The M15/42 was the last Italian medium tank produced during World War II. It was based on the earlier M13/40 and M14/41 medium tanks, being built from lessons learned during the North African Campaign although it did not actually fight there. Compared to its predecessors it had a much better engine and a gun with better anti-tank performance. It was in service from late 1942 until 1945, in small numbers. It was mostly used by the Wehrmacht.
The Regio Esercito (Italian Army) decided it needed an interim tank until the P26/40 heavy tank went into production. The versions on which it was based, while comparable to their Allied counterparts, had several serious problems that made them unsuitable for operation in the deserts of North Africa. In addition, its guns were not capable of piercing the thicker armor of the new British tanks being deployed in North Africa.
The m15/42 incorporated improvements learned from the battles in North Africa, such as a more powerful engine and air filters to cope with the harsh desert conditions. But the development of the gun and its projectiles meant that it could not enter production until 1 January 1943, by which time it was obsolete.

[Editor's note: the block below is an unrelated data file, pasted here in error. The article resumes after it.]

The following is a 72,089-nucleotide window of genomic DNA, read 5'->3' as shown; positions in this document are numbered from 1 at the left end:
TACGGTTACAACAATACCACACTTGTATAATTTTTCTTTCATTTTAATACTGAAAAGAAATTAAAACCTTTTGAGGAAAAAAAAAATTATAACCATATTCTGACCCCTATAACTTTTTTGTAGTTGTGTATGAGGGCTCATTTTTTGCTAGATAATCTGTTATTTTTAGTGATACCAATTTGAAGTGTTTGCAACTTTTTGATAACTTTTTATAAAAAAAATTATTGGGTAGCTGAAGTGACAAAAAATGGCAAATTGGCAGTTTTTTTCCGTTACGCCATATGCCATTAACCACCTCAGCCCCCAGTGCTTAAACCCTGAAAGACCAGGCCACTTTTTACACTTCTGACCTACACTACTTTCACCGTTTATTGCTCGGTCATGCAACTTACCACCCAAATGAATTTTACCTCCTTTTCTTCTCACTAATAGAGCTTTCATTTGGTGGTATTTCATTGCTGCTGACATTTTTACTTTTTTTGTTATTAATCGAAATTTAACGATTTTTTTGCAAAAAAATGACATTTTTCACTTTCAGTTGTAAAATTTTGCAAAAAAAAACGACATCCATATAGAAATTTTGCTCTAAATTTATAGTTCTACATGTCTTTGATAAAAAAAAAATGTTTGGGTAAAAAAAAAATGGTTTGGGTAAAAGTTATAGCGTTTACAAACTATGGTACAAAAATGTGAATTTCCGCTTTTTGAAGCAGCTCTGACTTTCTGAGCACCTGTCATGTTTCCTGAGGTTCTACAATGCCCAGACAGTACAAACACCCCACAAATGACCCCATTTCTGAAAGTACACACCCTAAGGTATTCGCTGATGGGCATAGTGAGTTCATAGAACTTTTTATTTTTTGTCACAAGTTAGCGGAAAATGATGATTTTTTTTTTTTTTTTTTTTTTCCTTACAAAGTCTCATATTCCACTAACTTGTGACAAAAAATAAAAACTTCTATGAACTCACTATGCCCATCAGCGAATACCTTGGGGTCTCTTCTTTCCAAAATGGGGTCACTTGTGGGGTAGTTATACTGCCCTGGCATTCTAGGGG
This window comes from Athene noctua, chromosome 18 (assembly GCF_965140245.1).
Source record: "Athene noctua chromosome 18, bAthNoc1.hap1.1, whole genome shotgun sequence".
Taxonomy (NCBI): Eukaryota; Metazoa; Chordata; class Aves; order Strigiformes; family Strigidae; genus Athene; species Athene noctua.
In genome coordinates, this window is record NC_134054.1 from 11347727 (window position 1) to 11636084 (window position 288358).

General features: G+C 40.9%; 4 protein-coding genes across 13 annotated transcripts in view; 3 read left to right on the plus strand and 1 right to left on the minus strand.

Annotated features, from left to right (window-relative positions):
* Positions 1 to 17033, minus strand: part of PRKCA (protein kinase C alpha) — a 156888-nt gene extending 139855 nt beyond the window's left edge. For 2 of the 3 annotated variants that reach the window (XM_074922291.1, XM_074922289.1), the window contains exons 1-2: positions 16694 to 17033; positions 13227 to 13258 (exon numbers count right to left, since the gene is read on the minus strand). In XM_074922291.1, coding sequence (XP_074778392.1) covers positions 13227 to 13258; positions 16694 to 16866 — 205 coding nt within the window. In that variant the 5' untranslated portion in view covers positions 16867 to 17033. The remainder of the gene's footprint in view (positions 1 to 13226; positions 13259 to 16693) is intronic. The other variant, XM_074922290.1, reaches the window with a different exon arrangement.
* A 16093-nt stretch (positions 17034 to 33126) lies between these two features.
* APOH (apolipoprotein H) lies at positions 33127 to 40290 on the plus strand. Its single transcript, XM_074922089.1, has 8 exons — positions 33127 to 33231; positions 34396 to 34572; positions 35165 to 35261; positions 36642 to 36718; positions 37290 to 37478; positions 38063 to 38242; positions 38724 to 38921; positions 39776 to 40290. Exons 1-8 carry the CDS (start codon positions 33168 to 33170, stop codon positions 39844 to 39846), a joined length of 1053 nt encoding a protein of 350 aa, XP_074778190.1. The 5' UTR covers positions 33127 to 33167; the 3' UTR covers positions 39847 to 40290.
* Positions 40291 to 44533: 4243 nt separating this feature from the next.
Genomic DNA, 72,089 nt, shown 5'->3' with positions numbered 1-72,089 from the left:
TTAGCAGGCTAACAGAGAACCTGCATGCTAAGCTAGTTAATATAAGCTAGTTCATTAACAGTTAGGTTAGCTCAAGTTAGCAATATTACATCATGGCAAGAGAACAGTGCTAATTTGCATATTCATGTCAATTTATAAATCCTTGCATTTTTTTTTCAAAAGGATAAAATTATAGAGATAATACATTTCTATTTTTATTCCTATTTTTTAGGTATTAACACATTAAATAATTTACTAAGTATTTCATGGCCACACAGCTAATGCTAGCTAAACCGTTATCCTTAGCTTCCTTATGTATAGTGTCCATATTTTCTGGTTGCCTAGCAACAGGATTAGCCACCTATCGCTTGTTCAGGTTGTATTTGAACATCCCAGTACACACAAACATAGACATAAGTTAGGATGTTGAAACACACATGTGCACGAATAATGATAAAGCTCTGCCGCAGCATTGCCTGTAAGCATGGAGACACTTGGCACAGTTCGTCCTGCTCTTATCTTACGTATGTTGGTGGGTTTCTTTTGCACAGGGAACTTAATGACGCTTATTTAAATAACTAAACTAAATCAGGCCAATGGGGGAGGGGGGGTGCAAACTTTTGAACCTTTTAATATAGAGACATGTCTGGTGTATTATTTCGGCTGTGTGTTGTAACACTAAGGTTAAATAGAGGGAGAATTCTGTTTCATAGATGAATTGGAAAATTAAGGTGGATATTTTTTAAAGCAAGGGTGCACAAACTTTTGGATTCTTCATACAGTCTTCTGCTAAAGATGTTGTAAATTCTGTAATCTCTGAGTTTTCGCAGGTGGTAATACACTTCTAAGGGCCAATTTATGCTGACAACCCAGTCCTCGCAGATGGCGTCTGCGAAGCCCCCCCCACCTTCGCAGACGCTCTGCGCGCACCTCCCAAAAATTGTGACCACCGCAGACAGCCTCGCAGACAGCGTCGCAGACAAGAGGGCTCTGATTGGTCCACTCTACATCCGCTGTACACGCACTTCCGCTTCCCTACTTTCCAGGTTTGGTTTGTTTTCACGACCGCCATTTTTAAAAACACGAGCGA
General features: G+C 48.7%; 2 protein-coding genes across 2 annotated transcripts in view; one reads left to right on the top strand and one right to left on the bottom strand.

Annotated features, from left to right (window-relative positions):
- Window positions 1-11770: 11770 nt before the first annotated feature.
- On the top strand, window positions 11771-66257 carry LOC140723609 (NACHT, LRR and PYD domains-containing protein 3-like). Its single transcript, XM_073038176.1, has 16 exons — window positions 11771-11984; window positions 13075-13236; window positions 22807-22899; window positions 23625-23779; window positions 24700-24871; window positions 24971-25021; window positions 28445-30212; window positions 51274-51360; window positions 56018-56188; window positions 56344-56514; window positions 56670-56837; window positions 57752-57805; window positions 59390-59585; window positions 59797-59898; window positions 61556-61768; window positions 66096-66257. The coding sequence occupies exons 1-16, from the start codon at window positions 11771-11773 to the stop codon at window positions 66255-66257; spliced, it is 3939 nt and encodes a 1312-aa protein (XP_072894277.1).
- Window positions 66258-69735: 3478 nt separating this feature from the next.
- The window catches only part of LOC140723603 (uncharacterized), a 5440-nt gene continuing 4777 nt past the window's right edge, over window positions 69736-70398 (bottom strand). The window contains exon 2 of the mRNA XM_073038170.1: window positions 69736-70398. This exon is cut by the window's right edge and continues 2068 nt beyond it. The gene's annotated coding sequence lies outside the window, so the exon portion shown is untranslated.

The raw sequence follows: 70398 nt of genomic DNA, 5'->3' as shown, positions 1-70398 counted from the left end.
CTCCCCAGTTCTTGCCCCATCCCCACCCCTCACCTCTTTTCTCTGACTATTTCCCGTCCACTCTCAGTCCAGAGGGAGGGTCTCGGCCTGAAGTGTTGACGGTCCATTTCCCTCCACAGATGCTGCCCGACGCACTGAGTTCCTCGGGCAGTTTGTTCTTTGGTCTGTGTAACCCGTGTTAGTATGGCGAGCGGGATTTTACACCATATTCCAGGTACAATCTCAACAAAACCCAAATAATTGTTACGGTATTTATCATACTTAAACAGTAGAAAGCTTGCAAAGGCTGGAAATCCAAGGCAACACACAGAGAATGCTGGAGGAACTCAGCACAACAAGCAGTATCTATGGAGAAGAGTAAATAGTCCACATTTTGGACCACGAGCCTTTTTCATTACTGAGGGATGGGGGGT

The crew consisted of four: A driver on the left side, a machine gunner/radio operator on the right. Behind, seated in the turret, the tank commander/gunner on the right and the loader on the left.
Four people were not enough, the tank commander had too many tasks to perform, giving orders, examining the battlefield, finding targets, aiming at them, firing...
In German service, the M15/42 fought mainly in Yugoslavia, with 85 tanks stationed there in December 1944.